Now, I’m not suggesting that any person with a cameraphone can suddenly be the next Pulitzer winner. But even point-and-click digital cameras are getting to the point where they can take print-quality photos (or, hell, near-print-quality at any rate) without a second thought. And sure, most of what they take is going to be crap. But that’s really no different than professional photographers. 95% of what they take is crap, too, but professionals know what the trick to true greatness in a photo is: timing. They take and take and take and take photos until they manage to snap that perfect shot. It’s only a matter of time before the ordinary joes can do it too.

Hell, maybe this will even increase competition in the journalism industry. At least by paying these citizen journalists, they’re creating demand. Maybe we’ll ultimately see better journalism come out of this.

…Or maybe we’ll just see more paparazzi. I haven’t decided yet.

I got a halo ’round me

My friend Nick sent me an IM on Thursday, asking me if I wanted to go up to Boston that night to see Porcupine Tree. He had an extra ticket, fourteenth row at the Berklee Performing Arts Center, for face value at forty bucks. I knew I probably shouldn’t be spending that kind of money (plus God knows how much else on food and parking in the city), so even though I’d never seen them and desperately wanted to, I politely declined. He responded that he would see if he could find anybody else to take the ticket and would get back to me later in the day if they hadn’t.

A few hours later, he sent me another message saying that he’d had no takers on the ticket, and it was now selling for the LOW! LOW! PRICE! of just twenty bucks. I reconsidered the idea of going to a concert in Boston on a Thursday night. The travel wasn’t TOO big a deal, although it would be pushing it for me to get out at five and make it all the way to Boston with enough time to get food and hit the theatre by eight, but Nick didn’t have any desire to go see the opener, so that left me with a little bit more time. Staying out late wouldn’t be an issue, because this was my first week of working Sunday through Thursday, so my week was over come Thursday evening and I could sleep in on Friday. In the end, I decided that the price was unbeatable, and fourteenth-row seats to one of your favorite bands in a great-sounding hall was too much to pass up, so I decided to make the trip.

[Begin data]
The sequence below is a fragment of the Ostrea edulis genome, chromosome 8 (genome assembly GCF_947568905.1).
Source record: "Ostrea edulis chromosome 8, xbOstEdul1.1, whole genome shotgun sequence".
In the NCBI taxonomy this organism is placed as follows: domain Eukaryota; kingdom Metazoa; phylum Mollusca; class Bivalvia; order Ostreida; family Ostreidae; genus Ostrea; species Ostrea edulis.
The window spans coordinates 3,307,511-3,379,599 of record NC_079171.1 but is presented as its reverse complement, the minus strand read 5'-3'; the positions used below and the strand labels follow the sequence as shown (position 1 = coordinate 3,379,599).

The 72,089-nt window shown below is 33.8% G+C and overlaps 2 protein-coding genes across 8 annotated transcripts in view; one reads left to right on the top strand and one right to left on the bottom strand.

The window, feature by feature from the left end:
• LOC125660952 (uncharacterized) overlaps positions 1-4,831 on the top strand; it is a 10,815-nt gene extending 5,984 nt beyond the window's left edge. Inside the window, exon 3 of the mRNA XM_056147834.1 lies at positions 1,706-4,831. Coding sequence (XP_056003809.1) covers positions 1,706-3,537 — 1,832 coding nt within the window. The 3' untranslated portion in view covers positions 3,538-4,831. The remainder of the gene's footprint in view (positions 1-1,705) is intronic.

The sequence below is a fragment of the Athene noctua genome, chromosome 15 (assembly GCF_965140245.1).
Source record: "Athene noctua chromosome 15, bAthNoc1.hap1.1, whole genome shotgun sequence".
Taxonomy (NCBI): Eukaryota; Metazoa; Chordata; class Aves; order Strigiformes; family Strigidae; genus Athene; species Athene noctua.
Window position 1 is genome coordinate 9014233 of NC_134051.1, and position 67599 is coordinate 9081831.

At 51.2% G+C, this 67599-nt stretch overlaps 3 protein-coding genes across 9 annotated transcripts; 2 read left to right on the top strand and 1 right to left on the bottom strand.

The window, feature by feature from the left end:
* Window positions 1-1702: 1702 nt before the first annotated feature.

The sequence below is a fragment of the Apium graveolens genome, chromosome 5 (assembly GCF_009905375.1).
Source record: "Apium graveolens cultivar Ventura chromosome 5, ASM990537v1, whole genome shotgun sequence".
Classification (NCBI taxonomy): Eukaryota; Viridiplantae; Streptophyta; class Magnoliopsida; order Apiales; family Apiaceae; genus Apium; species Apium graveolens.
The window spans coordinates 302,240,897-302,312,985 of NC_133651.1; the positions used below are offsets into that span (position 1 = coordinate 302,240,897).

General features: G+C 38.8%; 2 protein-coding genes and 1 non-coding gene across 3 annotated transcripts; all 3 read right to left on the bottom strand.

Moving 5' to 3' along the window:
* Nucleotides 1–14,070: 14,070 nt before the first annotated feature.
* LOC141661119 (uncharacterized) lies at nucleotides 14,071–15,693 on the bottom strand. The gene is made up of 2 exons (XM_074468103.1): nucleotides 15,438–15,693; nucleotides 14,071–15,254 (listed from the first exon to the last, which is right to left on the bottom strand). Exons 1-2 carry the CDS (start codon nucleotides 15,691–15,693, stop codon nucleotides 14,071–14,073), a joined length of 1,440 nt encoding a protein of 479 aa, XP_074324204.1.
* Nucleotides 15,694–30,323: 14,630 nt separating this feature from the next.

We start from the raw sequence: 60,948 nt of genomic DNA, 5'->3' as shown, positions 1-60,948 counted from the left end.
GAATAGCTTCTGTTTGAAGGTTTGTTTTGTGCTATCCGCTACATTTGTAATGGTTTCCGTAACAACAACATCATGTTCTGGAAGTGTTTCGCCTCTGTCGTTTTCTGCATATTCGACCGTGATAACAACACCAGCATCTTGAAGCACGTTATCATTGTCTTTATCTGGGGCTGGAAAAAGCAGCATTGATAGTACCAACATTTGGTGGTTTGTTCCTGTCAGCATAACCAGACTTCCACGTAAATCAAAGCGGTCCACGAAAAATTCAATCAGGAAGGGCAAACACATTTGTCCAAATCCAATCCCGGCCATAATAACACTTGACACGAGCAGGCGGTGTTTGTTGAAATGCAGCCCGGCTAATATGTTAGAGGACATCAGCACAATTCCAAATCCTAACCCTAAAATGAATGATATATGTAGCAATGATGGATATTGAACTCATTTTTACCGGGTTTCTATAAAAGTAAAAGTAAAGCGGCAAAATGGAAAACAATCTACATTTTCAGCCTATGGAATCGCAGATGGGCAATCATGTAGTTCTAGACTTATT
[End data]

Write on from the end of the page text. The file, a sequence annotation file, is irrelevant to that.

Naturally, though, I didn’t actually get out of the parking lot at work until about 5:30, and I knew I’d be hitting some traffic on the way into the city (and sho ’nuff I did), and then, because Boston is one of the most hellish cities to drive in, I got kind of lost on my way to the venue. I then proceeded to drive for a good half hour looking for a parking space on the street (partway through this, I picked Nick up so that he could help me find a space and so that we wouldn’t be talking it over on the phone), during which time no less than five open spaces were taken by the car directly in front of me. It was becoming positively comedic. Finally, I decided to head to a parking garage near where Nick used to live (I’d stayed there once so I was somewhat familiar with the area) and happened to be just down the street from the venue. It would be $19 for the evening (making me glad that I only had to pay twenty for the ticket) to park, but I suppose in the long run it was better anyway, given that I had my laptop and golf clubs in the trunk.

I grabbed a bite to eat (and answered a long-awaited call from Nature) at a nearby Wendy’s and then we headed to the venue, where they told me I couldn’t bring in the drink I had purchased at aforementioned Wendy’s (I was practically done with it anyway as I’d gotten a good, y’know, two or three sips out of it). It’s a good thing they didn’t allow drinks, too, because we certainly didn’t need liquid refreshment in the ninety-degree heat of the performance space. I think Berklee forgot to pay their air conditioning fixit man.

As for the show itself, I certainly cannot complain. Having never seen this band live before, I didn’t know what to expect, and what I got was far more than I could have imagined. For the first hour, they played entirely new material. None of it had even been recorded yet. I don’t remember much of it except that it was amazing. The rest of the show consisted almost completely of my favorite songs from their two latest albums. The only disappointment was that they couldn’t play their last song because the singer’s voice had started to go out on him and I guess they were running just long enough that they didn’t have quite enough time to do it.